Yesterday, Microsoft announced its Windows 10 Anniversary Update at the Build 2016 keynote. The update will bring a lot of improvements to Windows 10, including the merging of the Xbox One Store and the Windows 10 Store, improved ink sensors, additional HoloLens features, and much more.
In order to prepare developers to better create apps fully compatible with the upcoming update, Microsoft also announced the Windows 10 Anniversary Update SDK. With it comes many new possibilities to Windows 10 programmers.
Windows 10 Anniversary Update SDK features
The Windows 10 Anniversary Update SDK is a huge developer package with thousands of APIs and new features that Windows 10 developers didn’t have access to prior. The package will allow developers to build apps for any Windows 10-powered platform and combine almost every new feature of the system.
Since Microsoft has put its hopes into the cross-platform capabilities of Windows 10, it has allowed programmers to include new cross-platform features in their Windows 10 apps. One of these features is the “Action Center in the Cloud,” which will allow users to check and dismiss notifications on any device. Additionally, the new SDK will allow developers to include extensions to their apps just like Microsoft included extensions in Edge. Extensions are a feature we mostly see in browsers, so it will be interesting to see different extensions for other apps like Groove Music or Dropbox.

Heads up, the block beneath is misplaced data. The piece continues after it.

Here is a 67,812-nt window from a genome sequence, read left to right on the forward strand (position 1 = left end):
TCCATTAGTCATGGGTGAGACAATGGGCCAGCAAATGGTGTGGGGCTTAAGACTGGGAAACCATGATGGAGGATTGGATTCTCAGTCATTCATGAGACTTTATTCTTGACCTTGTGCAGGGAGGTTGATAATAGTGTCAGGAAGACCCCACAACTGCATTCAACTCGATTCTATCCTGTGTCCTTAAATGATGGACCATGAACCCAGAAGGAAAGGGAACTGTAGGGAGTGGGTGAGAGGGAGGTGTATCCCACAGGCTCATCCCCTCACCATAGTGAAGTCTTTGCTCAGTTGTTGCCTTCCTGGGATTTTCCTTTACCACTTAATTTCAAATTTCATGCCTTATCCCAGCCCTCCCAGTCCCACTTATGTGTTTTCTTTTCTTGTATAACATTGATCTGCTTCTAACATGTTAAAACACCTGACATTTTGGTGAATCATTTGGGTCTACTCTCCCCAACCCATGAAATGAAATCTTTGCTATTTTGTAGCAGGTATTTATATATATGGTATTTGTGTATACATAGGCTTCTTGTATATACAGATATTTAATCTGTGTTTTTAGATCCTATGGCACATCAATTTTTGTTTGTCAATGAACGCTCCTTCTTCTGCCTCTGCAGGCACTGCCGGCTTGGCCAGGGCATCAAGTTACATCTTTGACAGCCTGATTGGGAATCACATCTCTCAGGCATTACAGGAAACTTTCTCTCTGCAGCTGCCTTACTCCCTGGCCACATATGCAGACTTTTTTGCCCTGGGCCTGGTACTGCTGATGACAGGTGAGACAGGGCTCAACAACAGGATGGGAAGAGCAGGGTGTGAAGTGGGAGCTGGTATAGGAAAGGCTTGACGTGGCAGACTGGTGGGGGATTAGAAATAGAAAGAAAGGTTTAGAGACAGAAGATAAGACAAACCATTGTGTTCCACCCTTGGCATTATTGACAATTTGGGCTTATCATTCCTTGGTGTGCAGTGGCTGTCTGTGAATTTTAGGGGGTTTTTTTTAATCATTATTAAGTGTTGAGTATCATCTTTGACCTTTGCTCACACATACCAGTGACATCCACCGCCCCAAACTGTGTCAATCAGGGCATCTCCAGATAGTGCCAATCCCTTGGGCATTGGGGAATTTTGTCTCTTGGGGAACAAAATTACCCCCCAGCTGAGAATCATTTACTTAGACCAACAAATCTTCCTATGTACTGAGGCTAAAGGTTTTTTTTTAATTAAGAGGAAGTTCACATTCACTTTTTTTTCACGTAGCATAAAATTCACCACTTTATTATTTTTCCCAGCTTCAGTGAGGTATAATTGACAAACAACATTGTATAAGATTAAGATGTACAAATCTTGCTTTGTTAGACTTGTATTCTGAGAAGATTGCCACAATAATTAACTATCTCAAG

Microsoft talked a lot about alternative user inputs during Build and with its latest SDK, the company introduced more alternative input features for developers. We already told you about improved ink APIs, but other options, like Windows Hello integration with other apps and improved Cortana integration, join the list.
Of course, Microsoft is pushing for developers to create apps for HoloLens. To help, the Windows 10 Anniversary Update SDK introduces a lot of features and tools specifically for HoloLens development, including the Windows Holographic SDK and emulator, HoloToolkit, HoloToolkit-Unity, and Galaxy Explorer.
And finally, the last segment of this huge SDK are comprised of tools for bringing apps and games from other platforms to Windows 10. That package includes Project Centennial, a tool to convert win32 apps and games to UWP, the popular command-line tool Bash, and Xamarian, a tool which will make it possible for developers to bring apps and games from other platforms (primarily iOS) to Windows 10.
If you want to check out the list of all new APIs and features that Windows 10 Anniversary Update SDK brings, check out the release notes at Microsoft Blog.
With all these additions and new features that Microsoft announced yesterday, developers will have their hands full if they want their apps to stay competitive. With all these options, the range of possibility is huge. Microsoft introduced all these features to attract more developers to Windows 10 and since some of these new capabilities seem promising, we hope that the company will finally succeed.